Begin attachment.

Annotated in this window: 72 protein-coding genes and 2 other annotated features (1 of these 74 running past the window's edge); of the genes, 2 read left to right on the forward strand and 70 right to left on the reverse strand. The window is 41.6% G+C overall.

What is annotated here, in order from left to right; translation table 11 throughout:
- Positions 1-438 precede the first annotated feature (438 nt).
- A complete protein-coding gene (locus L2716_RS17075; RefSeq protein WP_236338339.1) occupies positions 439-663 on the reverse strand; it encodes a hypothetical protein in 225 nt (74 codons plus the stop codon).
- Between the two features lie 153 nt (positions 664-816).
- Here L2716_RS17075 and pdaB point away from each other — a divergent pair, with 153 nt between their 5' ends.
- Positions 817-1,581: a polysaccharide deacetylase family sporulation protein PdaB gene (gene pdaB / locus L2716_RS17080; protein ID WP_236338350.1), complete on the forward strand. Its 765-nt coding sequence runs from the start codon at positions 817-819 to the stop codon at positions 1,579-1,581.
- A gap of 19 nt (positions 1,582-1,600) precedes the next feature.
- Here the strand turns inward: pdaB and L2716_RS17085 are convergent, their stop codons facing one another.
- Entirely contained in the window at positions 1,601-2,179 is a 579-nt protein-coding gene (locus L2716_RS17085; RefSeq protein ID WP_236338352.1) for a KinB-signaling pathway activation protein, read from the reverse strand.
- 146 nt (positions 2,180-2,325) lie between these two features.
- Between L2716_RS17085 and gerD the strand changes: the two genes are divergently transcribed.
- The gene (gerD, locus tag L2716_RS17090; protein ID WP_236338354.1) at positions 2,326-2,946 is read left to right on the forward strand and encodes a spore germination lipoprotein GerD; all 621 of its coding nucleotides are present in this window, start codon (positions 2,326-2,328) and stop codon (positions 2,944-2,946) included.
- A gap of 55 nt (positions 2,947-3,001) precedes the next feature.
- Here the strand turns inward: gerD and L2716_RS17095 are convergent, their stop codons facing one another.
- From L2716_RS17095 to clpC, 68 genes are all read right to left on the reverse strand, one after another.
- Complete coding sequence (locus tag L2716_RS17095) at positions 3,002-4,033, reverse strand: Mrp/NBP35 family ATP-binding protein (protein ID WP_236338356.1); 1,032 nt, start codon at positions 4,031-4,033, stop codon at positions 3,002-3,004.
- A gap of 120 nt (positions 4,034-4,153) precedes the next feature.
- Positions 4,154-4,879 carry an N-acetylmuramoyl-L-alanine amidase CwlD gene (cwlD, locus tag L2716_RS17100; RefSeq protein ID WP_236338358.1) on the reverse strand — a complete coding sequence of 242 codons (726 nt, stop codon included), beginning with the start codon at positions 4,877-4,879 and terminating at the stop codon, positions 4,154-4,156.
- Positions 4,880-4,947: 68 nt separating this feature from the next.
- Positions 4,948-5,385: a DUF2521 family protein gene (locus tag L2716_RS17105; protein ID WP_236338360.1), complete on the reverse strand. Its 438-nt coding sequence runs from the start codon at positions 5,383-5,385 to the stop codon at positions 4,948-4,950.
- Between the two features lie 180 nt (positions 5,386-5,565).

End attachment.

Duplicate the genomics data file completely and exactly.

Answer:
Annotated in this window: 72 protein-coding genes and 2 other annotated features (1 of these 74 running past the window's edge); of the genes, 2 read left to right on the forward strand and 70 right to left on the reverse strand. The window is 41.6% G+C overall.

What is annotated here, in order from left to right; translation table 11 throughout:
- Positions 1-438 precede the first annotated feature (438 nt).
- A complete protein-coding gene (locus L2716_RS17075; RefSeq protein WP_236338339.1) occupies positions 439-663 on the reverse strand; it encodes a hypothetical protein in 225 nt (74 codons plus the stop codon).
- Between the two features lie 153 nt (positions 664-816).
- Here L2716_RS17075 and pdaB point away from each other — a divergent pair, with 153 nt between their 5' ends.
- Positions 817-1,581: a polysaccharide deacetylase family sporulation protein PdaB gene (gene pdaB / locus L2716_RS17080; protein ID WP_236338350.1), complete on the forward strand. Its 765-nt coding sequence runs from the start codon at positions 817-819 to the stop codon at positions 1,579-1,581.
- A gap of 19 nt (positions 1,582-1,600) precedes the next feature.
- Here the strand turns inward: pdaB and L2716_RS17085 are convergent, their stop codons facing one another.
- Entirely contained in the window at positions 1,601-2,179 is a 579-nt protein-coding gene (locus L2716_RS17085; RefSeq protein ID WP_236338352.1) for a KinB-signaling pathway activation protein, read from the reverse strand.
- 146 nt (positions 2,180-2,325) lie between these two features.
- Between L2716_RS17085 and gerD the strand changes: the two genes are divergently transcribed.
- The gene (gerD, locus tag L2716_RS17090; protein ID WP_236338354.1) at positions 2,326-2,946 is read left to right on the forward strand and encodes a spore germination lipoprotein GerD; all 621 of its coding nucleotides are present in this window, start codon (positions 2,326-2,328) and stop codon (positions 2,944-2,946) included.
- A gap of 55 nt (positions 2,947-3,001) precedes the next feature.
- Here the strand turns inward: gerD and L2716_RS17095 are convergent, their stop codons facing one another.
- From L2716_RS17095 to clpC, 68 genes are all read right to left on the reverse strand, one after another.
- Complete coding sequence (locus tag L2716_RS17095) at positions 3,002-4,033, reverse strand: Mrp/NBP35 family ATP-binding protein (protein ID WP_236338356.1); 1,032 nt, start codon at positions 4,031-4,033, stop codon at positions 3,002-3,004.
- A gap of 120 nt (positions 4,034-4,153) precedes the next feature.
- Positions 4,154-4,879 carry an N-acetylmuramoyl-L-alanine amidase CwlD gene (cwlD, locus tag L2716_RS17100; RefSeq protein ID WP_236338358.1) on the reverse strand — a complete coding sequence of 242 codons (726 nt, stop codon included), beginning with the start codon at positions 4,877-4,879 and terminating at the stop codon, positions 4,154-4,156.
- Positions 4,880-4,947: 68 nt separating this feature from the next.
- Positions 4,948-5,385: a DUF2521 family protein gene (locus tag L2716_RS17105; protein ID WP_236338360.1), complete on the reverse strand. Its 438-nt coding sequence runs from the start codon at positions 5,383-5,385 to the stop codon at positions 4,948-4,950.
- Between the two features lie 180 nt (positions 5,386-5,565).